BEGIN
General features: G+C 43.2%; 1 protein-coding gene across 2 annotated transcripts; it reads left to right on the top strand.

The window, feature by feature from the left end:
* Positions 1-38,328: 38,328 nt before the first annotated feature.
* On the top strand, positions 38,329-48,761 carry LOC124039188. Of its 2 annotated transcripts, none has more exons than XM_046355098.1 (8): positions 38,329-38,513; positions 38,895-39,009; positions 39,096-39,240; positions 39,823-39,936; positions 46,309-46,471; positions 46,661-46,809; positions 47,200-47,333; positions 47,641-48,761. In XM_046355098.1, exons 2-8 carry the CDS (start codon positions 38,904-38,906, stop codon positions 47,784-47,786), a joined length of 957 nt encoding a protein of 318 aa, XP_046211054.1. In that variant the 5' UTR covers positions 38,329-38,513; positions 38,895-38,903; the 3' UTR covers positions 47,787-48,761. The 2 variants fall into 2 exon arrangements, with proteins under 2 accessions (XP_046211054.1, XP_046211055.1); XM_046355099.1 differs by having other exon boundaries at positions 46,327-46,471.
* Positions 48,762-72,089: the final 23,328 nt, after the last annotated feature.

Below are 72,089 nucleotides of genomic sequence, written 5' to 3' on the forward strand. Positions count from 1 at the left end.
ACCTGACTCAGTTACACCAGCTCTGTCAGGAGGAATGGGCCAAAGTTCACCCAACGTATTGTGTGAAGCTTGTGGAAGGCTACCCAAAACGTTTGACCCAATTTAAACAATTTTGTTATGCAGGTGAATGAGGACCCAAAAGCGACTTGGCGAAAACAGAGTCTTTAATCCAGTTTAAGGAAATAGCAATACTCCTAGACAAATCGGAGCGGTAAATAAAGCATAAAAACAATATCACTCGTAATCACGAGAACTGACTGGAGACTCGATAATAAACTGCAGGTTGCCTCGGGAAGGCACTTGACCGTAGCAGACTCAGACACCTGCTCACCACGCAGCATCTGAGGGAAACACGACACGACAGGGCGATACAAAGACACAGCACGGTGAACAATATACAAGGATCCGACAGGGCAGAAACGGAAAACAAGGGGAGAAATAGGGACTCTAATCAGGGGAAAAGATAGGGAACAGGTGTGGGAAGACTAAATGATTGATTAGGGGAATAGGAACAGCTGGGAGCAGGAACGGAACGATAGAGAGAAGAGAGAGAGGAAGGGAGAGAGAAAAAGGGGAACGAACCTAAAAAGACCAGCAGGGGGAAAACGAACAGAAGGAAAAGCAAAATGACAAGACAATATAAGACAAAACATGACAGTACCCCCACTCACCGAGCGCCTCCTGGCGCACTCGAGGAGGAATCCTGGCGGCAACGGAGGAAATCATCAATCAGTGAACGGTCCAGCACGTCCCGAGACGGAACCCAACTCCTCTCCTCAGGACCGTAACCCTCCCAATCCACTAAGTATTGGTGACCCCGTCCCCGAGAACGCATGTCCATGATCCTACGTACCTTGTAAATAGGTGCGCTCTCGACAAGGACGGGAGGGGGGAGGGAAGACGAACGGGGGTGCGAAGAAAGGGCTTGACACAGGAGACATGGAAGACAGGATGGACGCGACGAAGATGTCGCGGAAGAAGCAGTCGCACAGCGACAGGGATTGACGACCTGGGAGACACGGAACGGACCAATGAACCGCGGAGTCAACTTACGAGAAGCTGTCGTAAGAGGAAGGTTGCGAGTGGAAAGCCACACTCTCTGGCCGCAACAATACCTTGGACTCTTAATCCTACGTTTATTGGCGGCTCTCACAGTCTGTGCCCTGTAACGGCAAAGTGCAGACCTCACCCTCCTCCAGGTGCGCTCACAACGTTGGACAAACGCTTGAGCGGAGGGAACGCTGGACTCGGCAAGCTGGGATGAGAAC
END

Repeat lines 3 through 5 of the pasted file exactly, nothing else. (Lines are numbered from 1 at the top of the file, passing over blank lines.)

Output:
* Positions 1-38,328: 38,328 nt before the first annotated feature.
* On the top strand, positions 38,329-48,761 carry LOC124039188. Of its 2 annotated transcripts, none has more exons than XM_046355098.1 (8): positions 38,329-38,513; positions 38,895-39,009; positions 39,096-39,240; positions 39,823-39,936; positions 46,309-46,471; positions 46,661-46,809; positions 47,200-47,333; positions 47,641-48,761. In XM_046355098.1, exons 2-8 carry the CDS (start codon positions 38,904-38,906, stop codon positions 47,784-47,786), a joined length of 957 nt encoding a protein of 318 aa, XP_046211054.1. In that variant the 5' UTR covers positions 38,329-38,513; positions 38,895-38,903; the 3' UTR covers positions 47,787-48,761. The 2 variants fall into 2 exon arrangements, with proteins under 2 accessions (XP_046211054.1, XP_046211055.1); XM_046355099.1 differs by having other exon boundaries at positions 46,327-46,471.
* Positions 48,762-72,089: the final 23,328 nt, after the last annotated feature.